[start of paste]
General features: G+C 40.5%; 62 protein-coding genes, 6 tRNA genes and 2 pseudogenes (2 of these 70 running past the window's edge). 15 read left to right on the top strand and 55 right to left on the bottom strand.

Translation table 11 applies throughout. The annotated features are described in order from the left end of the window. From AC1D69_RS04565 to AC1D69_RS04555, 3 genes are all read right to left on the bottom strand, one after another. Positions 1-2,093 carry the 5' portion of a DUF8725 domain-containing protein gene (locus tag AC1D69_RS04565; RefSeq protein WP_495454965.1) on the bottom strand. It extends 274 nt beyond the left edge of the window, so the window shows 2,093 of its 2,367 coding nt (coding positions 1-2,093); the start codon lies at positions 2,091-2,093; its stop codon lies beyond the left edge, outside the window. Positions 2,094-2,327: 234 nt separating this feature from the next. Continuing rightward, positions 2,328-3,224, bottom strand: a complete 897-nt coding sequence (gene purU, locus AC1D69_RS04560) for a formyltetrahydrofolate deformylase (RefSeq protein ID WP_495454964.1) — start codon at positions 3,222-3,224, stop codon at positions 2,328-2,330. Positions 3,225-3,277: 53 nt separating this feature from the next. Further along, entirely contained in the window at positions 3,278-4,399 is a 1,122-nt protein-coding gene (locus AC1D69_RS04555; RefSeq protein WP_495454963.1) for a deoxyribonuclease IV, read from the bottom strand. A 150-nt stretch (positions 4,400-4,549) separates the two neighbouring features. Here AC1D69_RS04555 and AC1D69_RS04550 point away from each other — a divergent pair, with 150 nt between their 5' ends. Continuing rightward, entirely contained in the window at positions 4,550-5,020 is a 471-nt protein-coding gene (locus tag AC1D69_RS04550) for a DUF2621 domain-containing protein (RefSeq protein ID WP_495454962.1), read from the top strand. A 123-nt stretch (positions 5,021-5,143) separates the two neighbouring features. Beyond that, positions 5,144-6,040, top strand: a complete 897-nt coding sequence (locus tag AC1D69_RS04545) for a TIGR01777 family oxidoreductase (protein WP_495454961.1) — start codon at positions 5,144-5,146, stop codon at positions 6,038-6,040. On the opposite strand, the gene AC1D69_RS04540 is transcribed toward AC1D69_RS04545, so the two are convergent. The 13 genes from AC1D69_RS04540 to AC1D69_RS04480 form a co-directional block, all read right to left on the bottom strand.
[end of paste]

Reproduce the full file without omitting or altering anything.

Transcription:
General features: G+C 40.5%; 62 protein-coding genes, 6 tRNA genes and 2 pseudogenes (2 of these 70 running past the window's edge). 15 read left to right on the top strand and 55 right to left on the bottom strand.

Translation table 11 applies throughout. The annotated features are described in order from the left end of the window. From AC1D69_RS04565 to AC1D69_RS04555, 3 genes are all read right to left on the bottom strand, one after another. Positions 1-2,093 carry the 5' portion of a DUF8725 domain-containing protein gene (locus tag AC1D69_RS04565; RefSeq protein WP_495454965.1) on the bottom strand. It extends 274 nt beyond the left edge of the window, so the window shows 2,093 of its 2,367 coding nt (coding positions 1-2,093); the start codon lies at positions 2,091-2,093; its stop codon lies beyond the left edge, outside the window. Positions 2,094-2,327: 234 nt separating this feature from the next. Continuing rightward, positions 2,328-3,224, bottom strand: a complete 897-nt coding sequence (gene purU, locus AC1D69_RS04560) for a formyltetrahydrofolate deformylase (RefSeq protein ID WP_495454964.1) — start codon at positions 3,222-3,224, stop codon at positions 2,328-2,330. Positions 3,225-3,277: 53 nt separating this feature from the next. Further along, entirely contained in the window at positions 3,278-4,399 is a 1,122-nt protein-coding gene (locus AC1D69_RS04555; RefSeq protein WP_495454963.1) for a deoxyribonuclease IV, read from the bottom strand. A 150-nt stretch (positions 4,400-4,549) separates the two neighbouring features. Here AC1D69_RS04555 and AC1D69_RS04550 point away from each other — a divergent pair, with 150 nt between their 5' ends. Continuing rightward, entirely contained in the window at positions 4,550-5,020 is a 471-nt protein-coding gene (locus tag AC1D69_RS04550) for a DUF2621 domain-containing protein (RefSeq protein ID WP_495454962.1), read from the top strand. A 123-nt stretch (positions 5,021-5,143) separates the two neighbouring features. Beyond that, positions 5,144-6,040, top strand: a complete 897-nt coding sequence (locus tag AC1D69_RS04545) for a TIGR01777 family oxidoreductase (protein WP_495454961.1) — start codon at positions 5,144-5,146, stop codon at positions 6,038-6,040. On the opposite strand, the gene AC1D69_RS04540 is transcribed toward AC1D69_RS04545, so the two are convergent. The 13 genes from AC1D69_RS04540 to AC1D69_RS04480 form a co-directional block, all read right to left on the bottom strand.